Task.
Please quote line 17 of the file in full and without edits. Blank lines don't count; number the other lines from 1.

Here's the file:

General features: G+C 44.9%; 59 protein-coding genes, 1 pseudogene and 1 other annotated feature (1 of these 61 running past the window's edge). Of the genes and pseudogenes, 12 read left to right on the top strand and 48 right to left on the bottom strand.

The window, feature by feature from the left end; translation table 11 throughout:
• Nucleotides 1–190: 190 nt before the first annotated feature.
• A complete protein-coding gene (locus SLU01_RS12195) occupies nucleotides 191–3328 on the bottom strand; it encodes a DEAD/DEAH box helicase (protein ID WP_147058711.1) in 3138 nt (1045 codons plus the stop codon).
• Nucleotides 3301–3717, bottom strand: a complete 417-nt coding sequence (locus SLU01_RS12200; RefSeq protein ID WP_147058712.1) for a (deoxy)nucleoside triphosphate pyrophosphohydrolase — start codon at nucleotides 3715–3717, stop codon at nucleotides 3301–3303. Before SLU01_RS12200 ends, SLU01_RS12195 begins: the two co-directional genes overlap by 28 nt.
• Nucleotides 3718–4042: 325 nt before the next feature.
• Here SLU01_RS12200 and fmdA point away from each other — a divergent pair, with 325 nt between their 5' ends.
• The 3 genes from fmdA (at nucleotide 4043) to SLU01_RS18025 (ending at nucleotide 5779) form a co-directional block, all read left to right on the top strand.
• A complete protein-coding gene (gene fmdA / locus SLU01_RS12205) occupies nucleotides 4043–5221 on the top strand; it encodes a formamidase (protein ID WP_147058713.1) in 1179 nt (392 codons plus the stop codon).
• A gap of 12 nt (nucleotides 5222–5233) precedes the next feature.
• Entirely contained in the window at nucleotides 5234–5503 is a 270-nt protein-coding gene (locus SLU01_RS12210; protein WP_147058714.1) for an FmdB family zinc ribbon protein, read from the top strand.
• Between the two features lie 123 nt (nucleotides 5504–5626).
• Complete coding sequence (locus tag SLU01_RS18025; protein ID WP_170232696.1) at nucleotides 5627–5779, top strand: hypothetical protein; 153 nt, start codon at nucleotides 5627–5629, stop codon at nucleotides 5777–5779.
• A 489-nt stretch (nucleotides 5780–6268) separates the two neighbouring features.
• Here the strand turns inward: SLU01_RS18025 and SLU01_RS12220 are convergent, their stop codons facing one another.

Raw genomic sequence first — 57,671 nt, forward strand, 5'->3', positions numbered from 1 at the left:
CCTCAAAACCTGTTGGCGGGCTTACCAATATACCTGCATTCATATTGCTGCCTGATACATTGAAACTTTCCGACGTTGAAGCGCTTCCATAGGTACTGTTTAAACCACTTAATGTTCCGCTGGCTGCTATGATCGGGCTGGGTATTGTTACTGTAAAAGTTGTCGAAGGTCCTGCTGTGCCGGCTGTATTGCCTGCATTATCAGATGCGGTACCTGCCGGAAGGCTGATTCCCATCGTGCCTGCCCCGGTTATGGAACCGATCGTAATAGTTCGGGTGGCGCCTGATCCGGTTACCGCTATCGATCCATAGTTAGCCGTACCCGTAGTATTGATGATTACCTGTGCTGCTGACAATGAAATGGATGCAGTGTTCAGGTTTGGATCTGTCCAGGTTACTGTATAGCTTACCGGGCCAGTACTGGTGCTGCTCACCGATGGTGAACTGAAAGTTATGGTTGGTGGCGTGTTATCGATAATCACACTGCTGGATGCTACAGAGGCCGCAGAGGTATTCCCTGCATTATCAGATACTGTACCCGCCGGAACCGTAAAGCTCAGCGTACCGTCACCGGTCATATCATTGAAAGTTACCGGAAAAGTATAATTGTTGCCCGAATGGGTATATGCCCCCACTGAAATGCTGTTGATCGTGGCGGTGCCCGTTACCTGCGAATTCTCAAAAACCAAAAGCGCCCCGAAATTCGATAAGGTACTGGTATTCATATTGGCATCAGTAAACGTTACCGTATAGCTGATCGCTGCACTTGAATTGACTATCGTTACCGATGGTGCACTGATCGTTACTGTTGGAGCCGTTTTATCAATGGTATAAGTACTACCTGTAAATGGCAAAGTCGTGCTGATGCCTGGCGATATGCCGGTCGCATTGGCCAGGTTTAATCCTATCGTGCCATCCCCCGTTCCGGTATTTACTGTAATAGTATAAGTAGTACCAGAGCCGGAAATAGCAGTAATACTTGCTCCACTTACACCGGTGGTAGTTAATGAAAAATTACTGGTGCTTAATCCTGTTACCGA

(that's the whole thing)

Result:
CCTCAAAACCTGTTGGCGGGCTTACCAATATACCTGCATTCATATTGCTGCCTGATACATTGAAACTTTCCGACGTTGAAGCGCTTCCATAGGTACTGTTTAAACCACTTAATGTTCCGCTGGCTGCTATGATCGGGCTGGGTATTGTTACTGTAAAAGTTGTCGAAGGTCCTGCTGTGCCGGCTGTATTGCCTGCATTATCAGATGCGGTACCTGCCGGAAGGCTGATTCCCATCGTGCCTGCCCCGGTTATGGAACCGATCGTAATAGTTCGGGTGGCGCCTGATCCGGTTACCGCTATCGATCCATAGTTAGCCGTACCCGTAGTATTGATGATTACCTGTGCTGCTGACAATGAAATGGATGCAGTGTTCAGGTTTGGATCTGTCCAGGTTACTGTATAGCTTACCGGGCCAGTACTGGTGCTGCTCACCGATGGTGAACTGAAAGTTATGGTTGGTGGCGTGTTATCGATAATCACACTGCTGGATGCTACAGAGGCCGCAGAGGTATTCCCTGCATTATCAGATACTGTACCCGCCGGAACCGTAAAGCTCAGCGTACCGTCACCGGTCATATCATTGAAAGTTACCGGAAAAGTATAATTGTTGCCCGAATGGGTATATGCCCCCACTGAAATGCTGTTGATCGTGGCGGTGCCCGTTACCTGCGAATTCTCAAAAACCAAAAGCGCCCCGAAATTCGATAAGGTACTGGTATTCATATTGGCATCAGTAAACGTTACCGTATAGCTGATCGCTGCACTTGAATTGACTATCGTTACCGATGGTGCACTGATCGTTACTGTTGGAGCCGTTTTATCAATGGTATAAGTACTACCTGTAAATGGCAAAGTCGTGCTGATGCCTGGCGATATGCCGGTCGCATTGGCCAGGTTTAATCCTATCGTGCCATCCCCCGTTCCGGTATTTACTGTAATAGTATAAGTAGTACCAGAGCCGGAAATAGCAGTAATACTTGCTCCACTTACACCGGTGGTAGTTAATGAAAAATTACTGGTGCTTAATCCTGTTACCGA